Another point of confusion regarding penetration testing is network segmentation testing.  Why segmentation testing is bundled with penetration testing is unknown, but it has always been that way.  A lot of us would prefer it was a separate requirement in section 11, since it does not require a penetration tester to conduct this testing which is a surprise to most.  The person conducting the segmentation testing only needs to be deemed as “qualified” to conduct the testing.

People are also typically surprised that segmentation testing does not require anything more than Nmap installed on a laptop.  The key though to a successful segmentation test is that every segment deemed “out of scope” must be tested to ensure that they have no direct communication capability with systems contained in the CDE – inbound to the CDE OR outbound from the CDE.  This testing requires having Nmap test all 65,535 TCP and UDP ports to/from every network segment which takes time – a lot of time depending on the number of active IP addresses in the network segment.

For large organizations with tens of thousands of network segments, the idea of testing EVERY segment that is out of scope against the CDE is not realistic.  There are two options to address this situation.  The first option is to use a tool such as AlgoSec, FireMon, Tufin or the like.  Most large organizations have such a tool installed.  Using the tool’s database, queries can be run against the CDE and all segments to find any “holes” in those rules.  To use this approach though the entire network needs to be in the tool’s database because you are going to test ALL segments and you need to test all the segments.  Sadly, most large organization do NOT have all their network segments in the tool, so it is not usable for segmentation testing.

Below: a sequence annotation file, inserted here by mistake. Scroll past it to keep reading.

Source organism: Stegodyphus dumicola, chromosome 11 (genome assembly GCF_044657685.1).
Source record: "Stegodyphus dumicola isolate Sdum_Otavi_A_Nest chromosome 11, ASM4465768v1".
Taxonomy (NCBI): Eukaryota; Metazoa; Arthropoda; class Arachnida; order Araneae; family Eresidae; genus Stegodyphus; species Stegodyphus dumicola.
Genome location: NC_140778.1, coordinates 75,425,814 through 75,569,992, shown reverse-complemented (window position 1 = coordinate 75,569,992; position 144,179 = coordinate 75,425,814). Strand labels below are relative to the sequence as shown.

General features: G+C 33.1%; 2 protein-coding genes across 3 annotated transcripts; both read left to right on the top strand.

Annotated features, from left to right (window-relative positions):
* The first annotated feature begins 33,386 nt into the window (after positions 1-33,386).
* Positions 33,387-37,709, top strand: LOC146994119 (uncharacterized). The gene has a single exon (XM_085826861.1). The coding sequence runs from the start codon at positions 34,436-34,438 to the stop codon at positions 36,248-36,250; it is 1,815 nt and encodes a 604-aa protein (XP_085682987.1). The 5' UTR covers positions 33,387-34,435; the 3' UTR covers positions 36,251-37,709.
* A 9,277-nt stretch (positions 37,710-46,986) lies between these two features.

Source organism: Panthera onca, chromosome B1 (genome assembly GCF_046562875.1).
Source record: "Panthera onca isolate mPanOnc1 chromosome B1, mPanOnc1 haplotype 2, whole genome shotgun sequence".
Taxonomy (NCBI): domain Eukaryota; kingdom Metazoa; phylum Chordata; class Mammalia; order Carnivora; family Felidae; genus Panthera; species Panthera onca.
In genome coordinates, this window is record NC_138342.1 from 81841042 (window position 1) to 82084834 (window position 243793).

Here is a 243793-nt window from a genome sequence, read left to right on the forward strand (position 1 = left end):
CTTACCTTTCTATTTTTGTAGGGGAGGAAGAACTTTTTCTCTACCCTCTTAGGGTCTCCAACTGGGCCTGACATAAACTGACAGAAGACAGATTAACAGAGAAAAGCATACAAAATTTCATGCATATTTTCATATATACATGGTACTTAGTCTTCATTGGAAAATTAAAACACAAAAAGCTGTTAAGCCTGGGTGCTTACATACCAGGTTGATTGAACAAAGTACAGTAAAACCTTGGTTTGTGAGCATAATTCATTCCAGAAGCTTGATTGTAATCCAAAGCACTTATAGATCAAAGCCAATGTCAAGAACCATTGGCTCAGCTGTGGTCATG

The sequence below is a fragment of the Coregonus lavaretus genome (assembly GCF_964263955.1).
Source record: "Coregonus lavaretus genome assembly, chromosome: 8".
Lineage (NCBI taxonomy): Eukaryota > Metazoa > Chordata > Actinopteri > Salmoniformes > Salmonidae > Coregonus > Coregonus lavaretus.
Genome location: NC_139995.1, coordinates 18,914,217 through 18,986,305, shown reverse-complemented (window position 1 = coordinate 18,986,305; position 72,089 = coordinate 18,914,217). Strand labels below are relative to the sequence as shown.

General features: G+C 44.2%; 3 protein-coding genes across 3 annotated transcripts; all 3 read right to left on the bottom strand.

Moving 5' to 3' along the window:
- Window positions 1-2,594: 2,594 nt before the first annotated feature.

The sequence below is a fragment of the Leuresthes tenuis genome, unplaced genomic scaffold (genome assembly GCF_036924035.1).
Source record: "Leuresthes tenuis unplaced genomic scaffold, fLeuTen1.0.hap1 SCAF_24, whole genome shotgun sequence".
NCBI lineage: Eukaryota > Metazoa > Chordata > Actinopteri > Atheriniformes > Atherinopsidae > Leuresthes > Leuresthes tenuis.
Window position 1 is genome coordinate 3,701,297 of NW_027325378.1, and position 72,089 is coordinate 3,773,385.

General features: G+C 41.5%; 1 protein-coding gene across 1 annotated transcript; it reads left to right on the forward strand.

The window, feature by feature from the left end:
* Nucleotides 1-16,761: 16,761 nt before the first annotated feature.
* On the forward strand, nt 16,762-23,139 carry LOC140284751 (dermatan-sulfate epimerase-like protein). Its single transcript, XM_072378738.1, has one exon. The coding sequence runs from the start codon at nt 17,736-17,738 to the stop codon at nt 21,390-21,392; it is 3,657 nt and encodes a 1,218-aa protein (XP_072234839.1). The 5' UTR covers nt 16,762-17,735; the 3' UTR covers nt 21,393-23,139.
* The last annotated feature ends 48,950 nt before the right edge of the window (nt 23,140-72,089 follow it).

The second option requires an analysis of the firewall and routing rules to determine if there are ways to “sample” network segments that are covered under the same rules in the firewalls and routers.  If the segmentation tester can document that say one thousand network segments are all governed by the same set of firewall/router rules, then testing of five randomly selected segments of those thousand segments and getting the same results, those results can be extended to the remaining 995 segments.  But the key to this second option is making sure that the rules are exactly the same for all one thousand segments which is sometimes not as easy as it sounds.

Hopefully these clarifications will assist you in conducting and evaluating penetration testing.


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January 2022